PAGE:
Hill believes they have solid legal standing should these Letters be challenged, but the “elephant in the room,” he said, “is the Sherman Act.”
The Sherman Act is an antitrust law passed in 1890, during the first Gilded Age, to prevent collusion and monopolies. While obviously intended to stymy huge corporate mergers, it has been used to attack Uber drivers who attempt to organize. Since freelance media workers and other gig workers are legally classified as individual businesses, anti-union agents can say that they’re violating the Sherman Act if they attempt to bargain collectively. The federal government could even criminally prosecute them.
“It’s kind of terrifying because antitrust penalties are criminal!” said Hill. “If you lose this [hypothetical] case, that means the law and the government are saying that you’re engaging in price-fixing with other freelance writers.”
The tide may be turning here as the state of California just sued Uber and Lyft for misclassifying drivers as independent contractors instead of employees as a way to shirk providing them with living wages and benefits. In other states, for now, organizers like Hill are stuck. Since there’s no case law to set a precedent for legally upholding their Letters of Agreement, bringing a case to court could risk further organizing.
Even so, the union has re-energized efforts to pilot Letters of Agreement at “friendly, left-wing” publications that already project pro-union and pro-worker values, said Hill. He’s negotiated Letters with Jacobin, In These Times, and The Nation. He reasons that public knowledge of the Letter is typically enough to hold these publications accountable; they know it would be bad PR for them to challenge workers’ rights.
When publications don’t abide by the promised standards, the NWU has taken them to court. New York’s Freelance Isn’t Free Act of 2017 made non-payment of freelancers a crime. In 2018, the union successfully sued Ebony Magazine on behalf of 45 freelancers who were owed collectively $80,000 for over two years. NWU also sued and settled with Out Magazine in June 2019 on behalf of 25 freelancers who were owed more than $40,000. Another union, the Freelance Journalists’ Union of the Industrial Workers of the World (IWW), recently succeeded in compelling Outside Magazine to pay $150,000 in overdue payments to freelancers after almost a year of pressure.
Using social media to gain public support for labor actions has also been critical for digital media workers. Megan McRobert, the organizer at WGA, recalled that back when Gawker was unionizing, the massive amount of publicity it generated drove people to contact the WGA about unionizing.
“People were literally watching the Gawker campaign play out in real time,” McRobert said. Previously the WGA would have to scope out potential publications and reach out to them unsolicited.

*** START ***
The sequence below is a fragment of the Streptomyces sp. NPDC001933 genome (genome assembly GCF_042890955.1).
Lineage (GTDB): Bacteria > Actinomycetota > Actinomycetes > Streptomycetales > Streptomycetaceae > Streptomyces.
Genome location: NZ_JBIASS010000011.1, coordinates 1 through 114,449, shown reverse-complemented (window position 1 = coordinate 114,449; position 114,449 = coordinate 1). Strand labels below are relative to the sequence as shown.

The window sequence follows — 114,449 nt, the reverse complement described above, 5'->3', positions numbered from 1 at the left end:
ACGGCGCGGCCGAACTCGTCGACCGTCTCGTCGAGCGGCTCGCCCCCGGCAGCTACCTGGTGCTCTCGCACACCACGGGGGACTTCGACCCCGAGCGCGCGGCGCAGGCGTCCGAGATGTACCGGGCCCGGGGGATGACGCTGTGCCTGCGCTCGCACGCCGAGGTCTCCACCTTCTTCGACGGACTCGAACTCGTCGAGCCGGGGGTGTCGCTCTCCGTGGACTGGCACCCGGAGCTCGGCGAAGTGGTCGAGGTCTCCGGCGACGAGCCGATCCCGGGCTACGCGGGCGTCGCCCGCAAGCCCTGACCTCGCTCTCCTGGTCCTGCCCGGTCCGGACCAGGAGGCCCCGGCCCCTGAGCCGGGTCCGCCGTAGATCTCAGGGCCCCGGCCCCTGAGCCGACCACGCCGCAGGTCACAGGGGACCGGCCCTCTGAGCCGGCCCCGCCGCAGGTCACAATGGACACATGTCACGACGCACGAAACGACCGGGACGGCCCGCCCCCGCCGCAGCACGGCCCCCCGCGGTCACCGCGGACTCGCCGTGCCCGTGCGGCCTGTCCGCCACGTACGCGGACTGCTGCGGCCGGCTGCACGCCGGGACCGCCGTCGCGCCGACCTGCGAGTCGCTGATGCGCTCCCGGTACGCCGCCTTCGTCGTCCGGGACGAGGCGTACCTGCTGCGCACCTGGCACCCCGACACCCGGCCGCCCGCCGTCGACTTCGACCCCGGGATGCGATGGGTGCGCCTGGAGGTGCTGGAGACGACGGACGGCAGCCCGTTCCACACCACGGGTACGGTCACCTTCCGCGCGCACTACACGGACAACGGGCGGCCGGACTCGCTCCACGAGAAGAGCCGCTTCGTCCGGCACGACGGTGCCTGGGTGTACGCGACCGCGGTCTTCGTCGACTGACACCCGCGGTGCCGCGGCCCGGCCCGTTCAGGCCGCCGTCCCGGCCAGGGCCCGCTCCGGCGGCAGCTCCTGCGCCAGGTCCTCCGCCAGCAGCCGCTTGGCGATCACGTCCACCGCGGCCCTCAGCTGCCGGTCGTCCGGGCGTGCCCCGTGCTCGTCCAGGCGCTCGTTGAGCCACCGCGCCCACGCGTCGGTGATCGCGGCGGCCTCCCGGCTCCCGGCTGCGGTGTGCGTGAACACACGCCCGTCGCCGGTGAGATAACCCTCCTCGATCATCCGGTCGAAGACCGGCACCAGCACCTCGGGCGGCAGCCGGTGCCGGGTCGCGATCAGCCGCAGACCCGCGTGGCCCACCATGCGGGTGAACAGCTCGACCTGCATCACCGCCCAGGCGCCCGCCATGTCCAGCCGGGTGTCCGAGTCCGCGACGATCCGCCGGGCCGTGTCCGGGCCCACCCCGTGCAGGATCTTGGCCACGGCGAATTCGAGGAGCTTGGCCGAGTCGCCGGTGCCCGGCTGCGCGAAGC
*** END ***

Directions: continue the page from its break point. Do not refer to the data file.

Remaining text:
One of labor’s most historically effective tactics might first seem counterintuitive for freelancers: the strike. We’re used to thinking of strikes as physical actions like walkouts and workers in the streets. So what would a strike of remote workers look like? A virtual strike may have sounded odd just a few months ago, but labor organizers in many industries have recently had to adjust their strategies for social distancing. At its core, a strike is simply withholding labor and that’s certainly something freelancers can coordinate and do virtually. When Deadspin employees withdrew their labor in October 2019 over management’s directive to “stick to sports,” they effectively incapaciated the website to this day. The walkout also drew attention to the need for freelancer solidarity to strengthen the impact of the action, after one writer was roundly criticized online for “scabbing.”
It’s unclear what the critical mass of striking freelancers would be to actually stop work at enough publications to make a difference, but freelance journalist and Project member Natasha Lennard counters that you may simply need the right people to strike. Freelancers who have experience, profile, cultural capital, and clout “are the kind of people that it would be very difficult for a publication to work without,” she said.
“And if it’s respected people who show goodwill and solidarity, hopefully young people who are desperate to get an ‘in’ to the industry will be more invested in standing with the writers that they trust than the management they don’t know.”
What does solidarity look like?
The Freelance Solidarity Project turns one year old this month. In this time, they’ve elected an Organizing Committee and grown to 170 members. Throughout 2020, they aim to establish a presence on college campuses, devote more attention to audio and visual digital media workers, and train more members in legal grievance procedures for when publications pay them late or not at all.
The Project’s goals are somehow both basic and radical—minor improvements to things like pay rates could eventually require massive restructuring of the entire industry. Freelancers demanding things like pay floors and transparency puts a spotlight on the unsustainability of current funding models in the industry.